art%3A10.1134%2FS1022795412110130

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EXPRESSION OF HETEROLOGOUS GENES IN PLANT SYSTEMS 1073

Virus structure

Replicase

Transport protein

Envelope protein

Gene substitution

Replicase

Target gene

Envelope protein

Gene insertion

Replicase

Transport protein

Target gene

Envelope protein

Substitution of a gene region

Replicase

Transport protein

TG

Envelope protein

Fig. 4. A diagram of transient expression of target genes and sequences with the use of viruses. TG, target gene.

technology on an industrilal scale and a low viral vector

capacity; i.e., integration and expression of largesize

gene sequences are limited.

The key advantages of transient expression of heterologous

genes in plants are a high level of expression

of target genes; posttranslational modifications of

plant proteins; the yield of a target protein can reach

80% relative to the total protein. Despite the abovementioned

merits, this method has several drawbacks.

The protein products of some genes are toxic for plants

(e.g,. hepatitis B surface antigen); a problem is the

expression of oligomultimeric peptides (such as IgG

antibodies), which requires manipulations with viral

vectors for the expression of two and more polypeptides

in equimolar quantities.

CURRENT AREAS OF RESEARCH

ON THE EXPRESSION OF HETEROLOGOUS

GENES IN PLANTS AND PROSPECTS

OF DEVELOPMENT

Modeling of Plant Metabolism Through Expression

of One or Several Heterologous Genes

At present, heterologous expression of one gene is

predominantly used to improve the characteristics of

agricultural plants. However, a useful trait or a useful

physiological function in plants is, as a rule, a consequence

of the realization of a complex metabolic pathway

involving the products of several genes. In connection

with this, one of the areas in plant genetic engineering is

targeted plant metabolism modeling [21].

In order to directionally modify the metabolic

pathway, data on metabolomics, transcriptomics, and

proteomics are necessary for elucidating the key stages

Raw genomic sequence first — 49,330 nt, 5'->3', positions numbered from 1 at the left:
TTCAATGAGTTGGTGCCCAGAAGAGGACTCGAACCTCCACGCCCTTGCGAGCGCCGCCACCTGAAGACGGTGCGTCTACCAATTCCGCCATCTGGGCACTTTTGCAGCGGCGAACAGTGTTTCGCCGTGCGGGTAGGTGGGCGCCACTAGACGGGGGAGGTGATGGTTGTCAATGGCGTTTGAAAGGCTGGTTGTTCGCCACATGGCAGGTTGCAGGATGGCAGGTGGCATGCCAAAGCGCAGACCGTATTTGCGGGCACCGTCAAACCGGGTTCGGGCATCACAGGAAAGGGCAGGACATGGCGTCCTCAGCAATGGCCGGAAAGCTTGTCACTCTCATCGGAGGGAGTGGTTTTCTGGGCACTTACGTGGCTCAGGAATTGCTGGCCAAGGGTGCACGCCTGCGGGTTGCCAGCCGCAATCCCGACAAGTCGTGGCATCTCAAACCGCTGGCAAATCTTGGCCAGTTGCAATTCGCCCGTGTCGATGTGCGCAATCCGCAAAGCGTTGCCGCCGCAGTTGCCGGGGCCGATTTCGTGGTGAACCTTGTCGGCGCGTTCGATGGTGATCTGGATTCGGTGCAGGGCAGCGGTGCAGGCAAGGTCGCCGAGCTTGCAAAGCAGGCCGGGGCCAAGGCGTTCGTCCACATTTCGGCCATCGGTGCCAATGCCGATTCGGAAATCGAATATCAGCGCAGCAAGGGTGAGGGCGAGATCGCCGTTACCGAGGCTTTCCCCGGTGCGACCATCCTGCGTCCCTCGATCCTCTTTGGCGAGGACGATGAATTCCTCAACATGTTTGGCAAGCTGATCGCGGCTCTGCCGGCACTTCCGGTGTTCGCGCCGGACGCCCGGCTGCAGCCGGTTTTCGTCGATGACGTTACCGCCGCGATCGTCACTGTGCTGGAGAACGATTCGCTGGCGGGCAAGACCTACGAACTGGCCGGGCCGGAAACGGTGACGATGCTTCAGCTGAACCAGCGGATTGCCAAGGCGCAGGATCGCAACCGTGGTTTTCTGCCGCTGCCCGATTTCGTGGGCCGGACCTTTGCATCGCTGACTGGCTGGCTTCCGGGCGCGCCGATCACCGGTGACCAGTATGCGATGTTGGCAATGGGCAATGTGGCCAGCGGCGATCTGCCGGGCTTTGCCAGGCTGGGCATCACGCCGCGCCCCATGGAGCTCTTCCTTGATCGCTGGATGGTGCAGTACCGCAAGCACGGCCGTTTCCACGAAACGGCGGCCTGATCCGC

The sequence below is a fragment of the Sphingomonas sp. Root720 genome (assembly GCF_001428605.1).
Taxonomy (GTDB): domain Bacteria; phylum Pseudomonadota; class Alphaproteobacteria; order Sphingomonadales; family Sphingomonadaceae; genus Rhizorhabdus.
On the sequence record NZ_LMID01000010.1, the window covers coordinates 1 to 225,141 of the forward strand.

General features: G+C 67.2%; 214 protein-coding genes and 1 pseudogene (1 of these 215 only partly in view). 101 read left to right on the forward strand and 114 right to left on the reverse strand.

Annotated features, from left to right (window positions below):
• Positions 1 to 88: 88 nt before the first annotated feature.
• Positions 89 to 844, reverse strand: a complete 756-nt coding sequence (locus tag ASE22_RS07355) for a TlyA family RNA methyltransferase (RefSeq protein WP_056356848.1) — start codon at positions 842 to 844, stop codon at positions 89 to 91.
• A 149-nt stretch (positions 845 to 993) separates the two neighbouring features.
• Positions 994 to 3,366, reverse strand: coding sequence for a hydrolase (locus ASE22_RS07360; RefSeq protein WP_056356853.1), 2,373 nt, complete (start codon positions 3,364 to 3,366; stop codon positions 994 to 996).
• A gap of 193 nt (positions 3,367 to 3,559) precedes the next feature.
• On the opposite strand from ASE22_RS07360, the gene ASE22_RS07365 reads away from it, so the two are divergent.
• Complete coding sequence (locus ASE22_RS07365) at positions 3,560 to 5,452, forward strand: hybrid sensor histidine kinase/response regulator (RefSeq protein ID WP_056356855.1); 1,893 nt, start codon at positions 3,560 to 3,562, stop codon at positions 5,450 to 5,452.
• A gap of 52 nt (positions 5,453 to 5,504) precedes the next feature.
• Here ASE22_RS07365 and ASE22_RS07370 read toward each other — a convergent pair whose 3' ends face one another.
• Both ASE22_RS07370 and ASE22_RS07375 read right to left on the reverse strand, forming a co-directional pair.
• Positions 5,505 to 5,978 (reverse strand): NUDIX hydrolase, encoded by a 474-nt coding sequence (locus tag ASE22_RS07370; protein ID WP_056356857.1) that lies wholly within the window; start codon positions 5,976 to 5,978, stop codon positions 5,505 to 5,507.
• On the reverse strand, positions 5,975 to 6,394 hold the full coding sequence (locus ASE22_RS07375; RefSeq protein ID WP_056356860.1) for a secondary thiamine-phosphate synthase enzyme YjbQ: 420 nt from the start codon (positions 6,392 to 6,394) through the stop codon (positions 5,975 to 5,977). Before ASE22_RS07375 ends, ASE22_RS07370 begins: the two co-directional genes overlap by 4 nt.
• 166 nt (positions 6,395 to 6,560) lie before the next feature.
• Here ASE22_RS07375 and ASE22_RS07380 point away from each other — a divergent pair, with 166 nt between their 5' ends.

of metabolism and possible mechanisms of its regulation.

However, plant metabolism is as yet poorly

understood and complete information about enzymes

and genes encoding them is known only for individual

biosynthetic pathways in a number of crops.

There are two basic approaches to modify the metabolic

pathway in plants: (1) alteration of the metabolic

pathway in a desired direction; (2) introduction

of a new biosynthetic activity from another organism

[22]. For instance, the biosynthesis of a particular

product can be stimulated by regulating the rate-limiting

stage of the process via alteraton of the level of an

enzyme catalyzing this reaction. The key problem is

associated with the knowledge of this stage and the

enzyme catalyzing it. It is also possible to inhibit the

activity of an enzyme responsible for the delivery of

the substrate or, finally, to manipulate the regulatory

factors.

As compared to directional selection, genetic engineering

permits a desirable trait to be imparted to a

plant much more rapidly due to modifications of

metabolism of certain compounds.

We shall present several examples of successful

modeling of metabolic pathways in plants as a result of

transfer of one or several genes.

One of such examples is modeling of metabolism of

steroid compounds using heterologous expression of

one gene (CYP11A1 cDNA of cytochrome P450scc

from the bovine adrenal cortex) in transgenic tobacco

plants [23]. Cytochrome P450scc is known to catalyze

the rate-limiting step of biosynthesis of mammalian,

as well as human, steroid hormones. The recent literature

data suggest structural and functional conservation

of the steroidogenic and steroid regulatory systems

in plants and animals. On this theoretical basis

animal CYP11A1 cDNA was chosen for being transferred

and expressed in transgenic tobacco plants. The

analysis of the obtained transgenic plants showed that

the protein product of animal CYP11A1 cDNA is compatible

with the electron-transport proteins of the

plants, it displays a specific functional activity and is

able to integrate into the steroidogenic system of

plants. The expression of this heterologous gene

caused an alteration in the metabolism of steroid compounds

and the formation of metabolites that are not

specific for tobacco plants, such as pregnenolone and

progesterone.

There are many other examples of successful modeling

of biosynthesis of secondary metabolites in

plants: an increase in the level of phenolic antioxidants

in potato tubers simultaneously associated with

enhanced expression of the StMtf1 M gene and silencing

of the F3'5'h gene [24]; alteration of the caffeine

level in coffee plants [25]; modeling of tropane alkaloid

biosynthesis in various plant species via the transfer

of one or two genes [26].

Modeling of metabolic pathways in plants via

expression of one or several genes is primarily aimed at

creating plants that produce biologically active substances

or to improve the nutritional quality of agricultural

crops (biofortification).

RUSSIAN JOURNAL OF GENETICS Vol. 48 No. 11 2012